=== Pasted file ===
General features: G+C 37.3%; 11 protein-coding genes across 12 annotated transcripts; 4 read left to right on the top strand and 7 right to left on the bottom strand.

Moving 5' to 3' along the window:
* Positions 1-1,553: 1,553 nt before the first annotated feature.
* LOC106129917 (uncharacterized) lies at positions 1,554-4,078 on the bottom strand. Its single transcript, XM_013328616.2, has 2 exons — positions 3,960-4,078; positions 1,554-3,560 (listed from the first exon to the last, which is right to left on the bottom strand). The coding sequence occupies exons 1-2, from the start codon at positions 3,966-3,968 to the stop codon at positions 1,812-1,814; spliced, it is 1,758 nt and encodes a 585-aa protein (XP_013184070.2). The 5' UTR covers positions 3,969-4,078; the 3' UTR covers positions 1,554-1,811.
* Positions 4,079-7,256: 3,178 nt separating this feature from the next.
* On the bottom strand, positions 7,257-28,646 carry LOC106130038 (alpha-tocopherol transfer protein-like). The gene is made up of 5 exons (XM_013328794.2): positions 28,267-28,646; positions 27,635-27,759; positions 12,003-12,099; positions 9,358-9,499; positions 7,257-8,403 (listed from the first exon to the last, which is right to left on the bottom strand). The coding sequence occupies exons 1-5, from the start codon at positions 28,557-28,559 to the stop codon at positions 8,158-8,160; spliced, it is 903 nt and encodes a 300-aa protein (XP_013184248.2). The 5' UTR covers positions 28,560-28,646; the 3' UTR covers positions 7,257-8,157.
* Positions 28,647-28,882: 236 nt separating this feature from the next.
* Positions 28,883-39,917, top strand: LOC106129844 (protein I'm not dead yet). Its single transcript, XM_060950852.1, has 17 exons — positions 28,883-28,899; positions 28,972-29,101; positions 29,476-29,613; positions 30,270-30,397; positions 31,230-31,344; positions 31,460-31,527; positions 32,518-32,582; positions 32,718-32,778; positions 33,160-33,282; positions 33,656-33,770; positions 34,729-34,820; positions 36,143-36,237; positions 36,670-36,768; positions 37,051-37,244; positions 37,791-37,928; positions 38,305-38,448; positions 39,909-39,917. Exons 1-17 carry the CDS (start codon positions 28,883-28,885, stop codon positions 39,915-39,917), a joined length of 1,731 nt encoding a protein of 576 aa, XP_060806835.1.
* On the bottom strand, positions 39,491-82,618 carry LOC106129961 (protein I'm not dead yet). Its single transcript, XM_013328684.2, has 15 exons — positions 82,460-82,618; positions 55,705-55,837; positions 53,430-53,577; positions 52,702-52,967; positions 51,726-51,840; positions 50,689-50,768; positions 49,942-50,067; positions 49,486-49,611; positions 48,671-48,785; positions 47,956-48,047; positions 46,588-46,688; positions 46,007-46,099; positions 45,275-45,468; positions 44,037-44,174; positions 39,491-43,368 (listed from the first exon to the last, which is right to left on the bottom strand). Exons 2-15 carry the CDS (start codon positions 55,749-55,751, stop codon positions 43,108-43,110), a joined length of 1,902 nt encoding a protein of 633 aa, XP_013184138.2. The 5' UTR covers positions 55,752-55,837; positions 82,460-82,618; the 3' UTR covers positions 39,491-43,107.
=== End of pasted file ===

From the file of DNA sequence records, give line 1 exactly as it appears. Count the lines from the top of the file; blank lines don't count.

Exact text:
General features: G+C 37.3%; 11 protein-coding genes across 12 annotated transcripts; 4 read left to right on the top strand and 7 right to left on the bottom strand.